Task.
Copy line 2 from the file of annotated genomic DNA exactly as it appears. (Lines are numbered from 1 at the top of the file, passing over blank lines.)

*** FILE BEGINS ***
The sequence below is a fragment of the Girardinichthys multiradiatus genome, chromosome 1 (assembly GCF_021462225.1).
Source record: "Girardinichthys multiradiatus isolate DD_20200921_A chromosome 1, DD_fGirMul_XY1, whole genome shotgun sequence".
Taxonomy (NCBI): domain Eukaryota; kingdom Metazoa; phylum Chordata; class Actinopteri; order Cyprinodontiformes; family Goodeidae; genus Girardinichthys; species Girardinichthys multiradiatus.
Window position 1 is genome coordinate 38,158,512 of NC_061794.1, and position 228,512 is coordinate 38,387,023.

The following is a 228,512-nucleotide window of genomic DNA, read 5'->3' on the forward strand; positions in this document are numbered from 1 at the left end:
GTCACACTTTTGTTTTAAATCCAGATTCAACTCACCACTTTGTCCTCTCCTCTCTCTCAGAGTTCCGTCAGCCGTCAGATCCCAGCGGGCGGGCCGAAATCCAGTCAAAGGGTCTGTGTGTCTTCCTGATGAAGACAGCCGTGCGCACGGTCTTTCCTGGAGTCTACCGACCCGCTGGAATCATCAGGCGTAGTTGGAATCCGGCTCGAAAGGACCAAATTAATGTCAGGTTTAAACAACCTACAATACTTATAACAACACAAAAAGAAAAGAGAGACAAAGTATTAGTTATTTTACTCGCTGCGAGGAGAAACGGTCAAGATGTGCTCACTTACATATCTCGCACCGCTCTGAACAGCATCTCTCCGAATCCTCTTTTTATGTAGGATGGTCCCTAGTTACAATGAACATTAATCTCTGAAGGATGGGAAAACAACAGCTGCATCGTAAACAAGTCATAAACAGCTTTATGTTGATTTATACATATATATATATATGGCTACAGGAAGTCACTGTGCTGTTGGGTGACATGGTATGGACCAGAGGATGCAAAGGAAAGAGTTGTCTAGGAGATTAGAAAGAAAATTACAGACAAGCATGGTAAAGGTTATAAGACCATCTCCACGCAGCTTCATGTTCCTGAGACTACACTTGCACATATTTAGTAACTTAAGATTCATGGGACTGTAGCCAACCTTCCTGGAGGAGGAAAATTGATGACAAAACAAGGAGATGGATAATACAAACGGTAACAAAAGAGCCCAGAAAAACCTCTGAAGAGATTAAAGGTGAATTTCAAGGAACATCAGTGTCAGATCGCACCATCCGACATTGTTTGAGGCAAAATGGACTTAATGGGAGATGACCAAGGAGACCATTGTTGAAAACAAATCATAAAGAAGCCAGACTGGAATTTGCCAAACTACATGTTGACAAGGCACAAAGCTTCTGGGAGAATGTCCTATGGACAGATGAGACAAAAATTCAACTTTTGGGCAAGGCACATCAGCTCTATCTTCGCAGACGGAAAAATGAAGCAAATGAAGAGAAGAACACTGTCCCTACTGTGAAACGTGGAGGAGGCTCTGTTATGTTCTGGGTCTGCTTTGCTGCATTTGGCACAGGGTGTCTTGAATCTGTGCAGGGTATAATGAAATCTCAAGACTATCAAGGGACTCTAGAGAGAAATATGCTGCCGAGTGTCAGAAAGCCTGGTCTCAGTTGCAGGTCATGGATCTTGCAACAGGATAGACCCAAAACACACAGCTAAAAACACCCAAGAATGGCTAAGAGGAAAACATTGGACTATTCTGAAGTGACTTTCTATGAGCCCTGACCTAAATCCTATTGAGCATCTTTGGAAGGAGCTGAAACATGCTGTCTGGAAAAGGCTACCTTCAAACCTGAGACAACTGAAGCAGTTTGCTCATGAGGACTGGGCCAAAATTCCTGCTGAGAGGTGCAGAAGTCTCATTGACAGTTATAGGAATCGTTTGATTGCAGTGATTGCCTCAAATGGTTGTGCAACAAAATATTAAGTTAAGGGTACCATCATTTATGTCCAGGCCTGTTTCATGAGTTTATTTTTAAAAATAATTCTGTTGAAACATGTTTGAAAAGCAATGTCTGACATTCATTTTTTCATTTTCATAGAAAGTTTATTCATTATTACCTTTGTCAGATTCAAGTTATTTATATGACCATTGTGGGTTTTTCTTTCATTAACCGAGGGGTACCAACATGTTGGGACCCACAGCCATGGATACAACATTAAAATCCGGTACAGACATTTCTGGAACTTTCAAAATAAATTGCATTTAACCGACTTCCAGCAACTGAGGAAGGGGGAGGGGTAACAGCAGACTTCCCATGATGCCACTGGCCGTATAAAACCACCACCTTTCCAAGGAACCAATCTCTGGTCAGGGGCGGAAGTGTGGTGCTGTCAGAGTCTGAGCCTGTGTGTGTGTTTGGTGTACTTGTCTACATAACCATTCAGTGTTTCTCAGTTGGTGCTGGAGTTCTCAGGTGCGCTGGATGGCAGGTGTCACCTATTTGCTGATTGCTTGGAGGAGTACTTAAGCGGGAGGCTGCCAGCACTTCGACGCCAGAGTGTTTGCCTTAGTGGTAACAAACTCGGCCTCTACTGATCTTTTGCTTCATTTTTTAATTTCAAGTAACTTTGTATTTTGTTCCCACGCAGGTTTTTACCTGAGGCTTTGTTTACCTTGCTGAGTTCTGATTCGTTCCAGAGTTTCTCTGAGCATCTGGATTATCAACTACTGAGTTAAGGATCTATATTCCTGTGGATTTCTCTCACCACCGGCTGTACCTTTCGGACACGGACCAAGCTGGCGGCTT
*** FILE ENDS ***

Source record: "Girardinichthys multiradiatus isolate DD_20200921_A chromosome 1, DD_fGirMul_XY1, whole genome shotgun sequence".